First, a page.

Steven Compton shares his gardening inspiration to Devon Life
PUBLISHED: 16:35 13 August 2012 | UPDATED: 21:43 20 February 2013
Is your garden in need of some TLC? Fresh from winning a gold award at RHS Chelsea, Rural Stonework's Steven Compton provides some inspiration.
A Gardeners World
Is your garden in need of some TLC? Fresh from winning a gold award at RHS Chelsea, Rural Stoneworks Steven Compton provides some inspiration.
Whether you are designing your garden yourself, or drafting in an expert to do the job for you, there are certain key aspects which need to be considered the topography of the land, the impact of the elements, working in harmony with the natural environment, and how the garden will be used and by whom. Ultimately, however, the aim is to create an environment which brings pleasure to those who use it.
Being a stone-obsessive, I tend to favour more wild and rural gardens, where the stonework is the template for the garden. This can be in the form of a standing stone, stone-walling, a sculpture or a water feature (a pond, stream or fountain).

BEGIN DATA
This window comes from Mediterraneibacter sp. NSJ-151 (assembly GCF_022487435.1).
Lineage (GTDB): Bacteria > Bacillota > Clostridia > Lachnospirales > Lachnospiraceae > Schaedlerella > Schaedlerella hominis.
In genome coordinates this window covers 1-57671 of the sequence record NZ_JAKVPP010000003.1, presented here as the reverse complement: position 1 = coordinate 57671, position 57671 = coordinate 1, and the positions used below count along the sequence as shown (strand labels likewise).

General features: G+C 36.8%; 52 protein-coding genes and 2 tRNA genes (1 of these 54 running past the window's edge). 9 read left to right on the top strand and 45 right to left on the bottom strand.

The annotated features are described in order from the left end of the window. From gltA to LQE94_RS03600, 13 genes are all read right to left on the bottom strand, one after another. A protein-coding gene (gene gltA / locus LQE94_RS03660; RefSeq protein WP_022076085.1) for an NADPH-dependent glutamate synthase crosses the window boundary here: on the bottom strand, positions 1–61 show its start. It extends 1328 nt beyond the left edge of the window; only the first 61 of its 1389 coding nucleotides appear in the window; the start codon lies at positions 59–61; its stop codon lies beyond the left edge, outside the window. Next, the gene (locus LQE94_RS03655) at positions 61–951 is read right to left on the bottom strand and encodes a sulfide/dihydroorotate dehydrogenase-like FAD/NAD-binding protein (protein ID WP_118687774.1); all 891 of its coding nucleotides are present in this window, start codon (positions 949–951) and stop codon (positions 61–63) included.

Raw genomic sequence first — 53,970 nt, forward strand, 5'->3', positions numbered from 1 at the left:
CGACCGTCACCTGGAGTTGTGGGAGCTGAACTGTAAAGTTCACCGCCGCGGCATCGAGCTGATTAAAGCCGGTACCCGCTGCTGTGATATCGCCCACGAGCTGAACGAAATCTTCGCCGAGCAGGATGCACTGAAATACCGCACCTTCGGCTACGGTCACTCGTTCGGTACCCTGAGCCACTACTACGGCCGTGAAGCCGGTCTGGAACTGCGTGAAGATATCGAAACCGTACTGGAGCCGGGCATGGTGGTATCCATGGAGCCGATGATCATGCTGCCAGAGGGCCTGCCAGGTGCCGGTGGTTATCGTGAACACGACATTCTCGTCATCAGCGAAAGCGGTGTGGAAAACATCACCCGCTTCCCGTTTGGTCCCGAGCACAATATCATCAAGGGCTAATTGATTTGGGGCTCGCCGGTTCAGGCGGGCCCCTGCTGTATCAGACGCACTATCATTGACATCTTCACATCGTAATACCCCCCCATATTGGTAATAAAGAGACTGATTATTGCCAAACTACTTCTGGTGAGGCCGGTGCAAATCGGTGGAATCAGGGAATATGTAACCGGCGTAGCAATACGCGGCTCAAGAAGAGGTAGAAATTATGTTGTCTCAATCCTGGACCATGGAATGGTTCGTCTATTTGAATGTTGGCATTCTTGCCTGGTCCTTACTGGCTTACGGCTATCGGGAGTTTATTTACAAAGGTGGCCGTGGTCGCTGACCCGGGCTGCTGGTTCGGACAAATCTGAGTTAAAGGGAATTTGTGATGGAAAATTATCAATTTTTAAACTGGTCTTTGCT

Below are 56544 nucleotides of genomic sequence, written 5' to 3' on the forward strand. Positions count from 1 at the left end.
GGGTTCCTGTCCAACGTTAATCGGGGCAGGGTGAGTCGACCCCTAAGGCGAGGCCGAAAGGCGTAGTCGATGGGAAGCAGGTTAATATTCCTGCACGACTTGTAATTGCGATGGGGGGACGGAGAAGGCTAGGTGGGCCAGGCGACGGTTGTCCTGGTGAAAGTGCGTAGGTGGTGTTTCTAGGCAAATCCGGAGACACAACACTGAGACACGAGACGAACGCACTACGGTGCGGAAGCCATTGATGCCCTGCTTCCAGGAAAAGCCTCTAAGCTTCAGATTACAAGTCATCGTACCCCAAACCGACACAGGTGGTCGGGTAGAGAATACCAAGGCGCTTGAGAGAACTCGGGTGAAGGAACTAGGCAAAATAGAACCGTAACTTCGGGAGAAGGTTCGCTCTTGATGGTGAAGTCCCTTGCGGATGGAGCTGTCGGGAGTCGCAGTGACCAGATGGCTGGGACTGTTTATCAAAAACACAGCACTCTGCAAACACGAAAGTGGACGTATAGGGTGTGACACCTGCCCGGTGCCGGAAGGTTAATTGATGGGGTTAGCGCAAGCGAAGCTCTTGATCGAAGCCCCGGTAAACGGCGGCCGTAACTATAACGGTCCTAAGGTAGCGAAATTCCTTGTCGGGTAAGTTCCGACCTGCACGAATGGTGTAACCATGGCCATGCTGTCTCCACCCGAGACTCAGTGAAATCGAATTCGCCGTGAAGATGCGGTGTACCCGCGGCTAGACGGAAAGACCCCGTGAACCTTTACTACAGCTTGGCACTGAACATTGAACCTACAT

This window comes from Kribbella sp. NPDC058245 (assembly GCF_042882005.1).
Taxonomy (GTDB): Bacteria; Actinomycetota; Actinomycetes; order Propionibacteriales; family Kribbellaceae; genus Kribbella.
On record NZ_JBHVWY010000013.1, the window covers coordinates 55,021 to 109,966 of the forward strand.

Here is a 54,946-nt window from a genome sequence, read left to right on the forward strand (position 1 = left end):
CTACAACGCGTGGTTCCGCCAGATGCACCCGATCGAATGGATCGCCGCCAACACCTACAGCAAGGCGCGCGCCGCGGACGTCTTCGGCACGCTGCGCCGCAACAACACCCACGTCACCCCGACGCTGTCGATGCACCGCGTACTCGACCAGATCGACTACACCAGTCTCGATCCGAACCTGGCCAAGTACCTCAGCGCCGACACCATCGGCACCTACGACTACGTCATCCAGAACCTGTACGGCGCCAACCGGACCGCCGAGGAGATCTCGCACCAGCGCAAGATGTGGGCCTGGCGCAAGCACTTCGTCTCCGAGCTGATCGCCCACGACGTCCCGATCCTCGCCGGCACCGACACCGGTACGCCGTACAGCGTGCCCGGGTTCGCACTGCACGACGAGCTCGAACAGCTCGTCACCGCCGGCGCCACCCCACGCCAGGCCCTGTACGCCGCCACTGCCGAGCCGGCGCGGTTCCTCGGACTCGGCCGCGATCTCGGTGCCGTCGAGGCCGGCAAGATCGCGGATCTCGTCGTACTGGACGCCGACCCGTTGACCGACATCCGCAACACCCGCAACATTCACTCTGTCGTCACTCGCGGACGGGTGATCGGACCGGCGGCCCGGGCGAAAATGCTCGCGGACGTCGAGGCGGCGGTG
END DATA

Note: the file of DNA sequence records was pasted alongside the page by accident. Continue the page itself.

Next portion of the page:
In my opinion, some form of water feature is an essential element of every garden. It influences the entire ambience of the setting - whether it is through the sound of moving water or the serenity of reflection. The mellow bubbling of a rill or a stream can be really therapeutic.
Japanese-inspired Bamboo water features work well in almost any garden. They can take many forms, from the constant trickle of water from a single bamboo cane, to the rhythmic, hollow knocking of a Shishi Odoshi, otherwise known as a deer scarer.
In my own garden, I have observed how a simple pond can bring so much interest to a garden. Children are fascinated by the array of life, from newts, tadpoles and frogs, to damsel flies and water-boatmen. Establishing a seating area near to your pond, hidden or camouflaged, can be an attractive addition to your garden and enables you to watch the wildlife in and around your pond, with little disturbance.
Even in a smaller garden, a hidden area or sculpture adds mystique - whether you have to stoop down under sprawling Clematis, or weave your way through some shrubs to discover a comfortable, secluded reading spot. Features hidden amongst foliage add interest and variety.
Stone walls can be incorporated in both formal and informal rural gardens. They can be functional, in that they divide areas or levels, or can be purely aesthetic. Personally, I love the feeling which is evoked by an old, dilapidated dry-stone wall, bowed and bulging, covered in mosses, lichens and sedums.
Steven Compton is the owner of Rural Stonework, winners of Gold at RHS Chelsea.
9 Berry Road
07887 656405, ruralstonework.co.uk